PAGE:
This post continues my “essence of ERM” series. The goal of this series is to address all manner of risk management topics in small sensible components. I’m writing this series to help make risk management a practical tool for organizations of all types.
This post is about strategies.
Strategies are the foundation of risk management. That’s right – strategies, not risks. All so-called risk management is (or at least should be) performed within the context of strategy management. We don’t manage risk for its own sake. We do it to help us develop and execute strategies. So let’s put a different spin on risk management.
First, people own objectives and associated strategies. By “strategies” I simply mean the processes that we use, or steps that we take, to accomplish the objective. People own strategies, not risks. See my prior post on risk ownership for more explanation.
Here is why it makes much more sense to focus on strategies. No organization is in business in order to “manage risk”. It is in business in order to accomplish something. In our personal lives, we don’t design our day around “managing risk”. Instead, we have goals – things we want to accomplish. We develop a plan (strategy) either intuitively or explicitly to accomplish our goal.
So where does risk come in? Risk is the variability in that strategy. It is the potential that this strategy may not lead to the results that we want. We manage risk for only one reason – to improve the odds that our strategy will deliver a favorable result.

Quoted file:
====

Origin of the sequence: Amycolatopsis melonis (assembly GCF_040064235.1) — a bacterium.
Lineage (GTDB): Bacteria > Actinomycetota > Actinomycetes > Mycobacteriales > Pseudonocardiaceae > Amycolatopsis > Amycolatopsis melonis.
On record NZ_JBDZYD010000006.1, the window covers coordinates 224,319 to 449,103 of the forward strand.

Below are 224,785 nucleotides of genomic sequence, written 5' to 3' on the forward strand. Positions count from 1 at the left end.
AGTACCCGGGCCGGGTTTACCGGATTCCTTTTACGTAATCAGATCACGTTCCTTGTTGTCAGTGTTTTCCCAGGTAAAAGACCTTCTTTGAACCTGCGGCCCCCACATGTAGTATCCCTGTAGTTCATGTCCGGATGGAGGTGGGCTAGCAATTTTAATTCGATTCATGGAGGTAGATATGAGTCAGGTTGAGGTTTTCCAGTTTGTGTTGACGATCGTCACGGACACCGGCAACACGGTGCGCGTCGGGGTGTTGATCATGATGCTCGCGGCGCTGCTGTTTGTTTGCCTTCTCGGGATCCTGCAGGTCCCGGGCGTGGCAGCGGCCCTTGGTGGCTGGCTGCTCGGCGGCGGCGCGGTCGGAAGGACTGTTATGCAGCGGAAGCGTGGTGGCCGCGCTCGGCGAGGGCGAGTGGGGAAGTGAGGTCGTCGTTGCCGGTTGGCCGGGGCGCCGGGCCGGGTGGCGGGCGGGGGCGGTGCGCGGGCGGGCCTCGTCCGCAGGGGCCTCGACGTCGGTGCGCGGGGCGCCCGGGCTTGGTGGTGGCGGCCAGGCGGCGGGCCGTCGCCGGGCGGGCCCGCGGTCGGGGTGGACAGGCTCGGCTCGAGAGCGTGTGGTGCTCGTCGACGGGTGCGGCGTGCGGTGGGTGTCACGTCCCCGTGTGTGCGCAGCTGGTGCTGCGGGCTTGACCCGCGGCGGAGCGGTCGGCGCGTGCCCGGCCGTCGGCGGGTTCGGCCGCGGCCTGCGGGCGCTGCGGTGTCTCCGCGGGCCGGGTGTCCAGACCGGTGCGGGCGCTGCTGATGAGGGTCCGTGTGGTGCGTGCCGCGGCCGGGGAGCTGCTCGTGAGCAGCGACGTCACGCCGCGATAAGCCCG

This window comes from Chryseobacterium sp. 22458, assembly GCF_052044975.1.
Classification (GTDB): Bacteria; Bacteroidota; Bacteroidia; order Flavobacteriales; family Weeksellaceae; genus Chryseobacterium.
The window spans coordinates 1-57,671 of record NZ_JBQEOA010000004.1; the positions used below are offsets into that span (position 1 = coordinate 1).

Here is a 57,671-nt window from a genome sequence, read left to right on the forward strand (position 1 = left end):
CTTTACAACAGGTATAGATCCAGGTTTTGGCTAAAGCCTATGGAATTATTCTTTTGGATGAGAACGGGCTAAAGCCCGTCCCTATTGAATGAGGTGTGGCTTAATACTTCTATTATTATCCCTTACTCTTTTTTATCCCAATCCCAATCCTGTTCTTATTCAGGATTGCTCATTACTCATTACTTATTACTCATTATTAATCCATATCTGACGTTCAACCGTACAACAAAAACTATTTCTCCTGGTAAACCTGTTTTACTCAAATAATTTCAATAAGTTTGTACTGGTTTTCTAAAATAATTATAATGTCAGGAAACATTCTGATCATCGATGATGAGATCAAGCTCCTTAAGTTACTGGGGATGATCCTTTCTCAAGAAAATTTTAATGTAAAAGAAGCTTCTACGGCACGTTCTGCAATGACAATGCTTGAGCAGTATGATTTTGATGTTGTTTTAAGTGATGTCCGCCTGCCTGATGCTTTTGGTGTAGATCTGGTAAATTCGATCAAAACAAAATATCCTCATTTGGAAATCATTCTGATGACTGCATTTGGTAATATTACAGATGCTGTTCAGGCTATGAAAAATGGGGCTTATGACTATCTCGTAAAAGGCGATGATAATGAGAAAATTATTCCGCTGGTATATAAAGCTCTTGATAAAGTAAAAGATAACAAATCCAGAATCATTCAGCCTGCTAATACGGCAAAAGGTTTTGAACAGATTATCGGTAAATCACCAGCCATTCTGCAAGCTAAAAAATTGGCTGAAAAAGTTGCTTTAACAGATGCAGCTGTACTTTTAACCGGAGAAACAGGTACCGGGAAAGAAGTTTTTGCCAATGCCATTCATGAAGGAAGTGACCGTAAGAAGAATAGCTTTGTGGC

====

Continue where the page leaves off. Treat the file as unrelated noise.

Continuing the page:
Virtually any strategy has some set of potential risk events that could cause problems. Risk management is the process of understanding and addressing those potential risk events. There are two types:
- Controllable: Some risk events can be controlled if we choose to invest appropriate time, money, and energy. We can put additional procedures in place (internal controls), we can buy insurance, we can create and test prototypes, or any number of other potential options. These are all ways that we can prevent potential risk events from derailing our strategy by investing additional time, money, or energy. Now it becomes a strategy decision – do we want to strengthen our strategy by investing the time, money, and energy to make it a bit more predictable?
- Uncontrollable: Some risk events we cannot control. The economy could falter. New unforeseen regulations could be harmful. Weather patterns could change, impacting company logistics. One way to address this is by thinking of these as “strategic assumptions”. Simply put, what assumptions are we making as a foundation for this strategy? What operational, financial, legal, compliance, etc. assumptions are we making? Although we may not be able to control these assumptions, we can typically monitor their potential existence. We can set up a Key Risk Indicator that monitors the economy. If the economy declines, it turns our “KRI” from green to yellow to red. Now we know that we need to revisit any and all strategies that were based on those economic assumptions. Simply put, those assumptions are no longer valid so the strategy is no longer optimal.
The essence of strategy management is to recognize it as the focus of risk management. Strategy management is the sole reason that we spend any time or energy focusing on risks. Keep “risk management” in that perspective.
You can read more about my view of risk management (which I call Performance Risk Management) at Risk Leader (rskldr.com).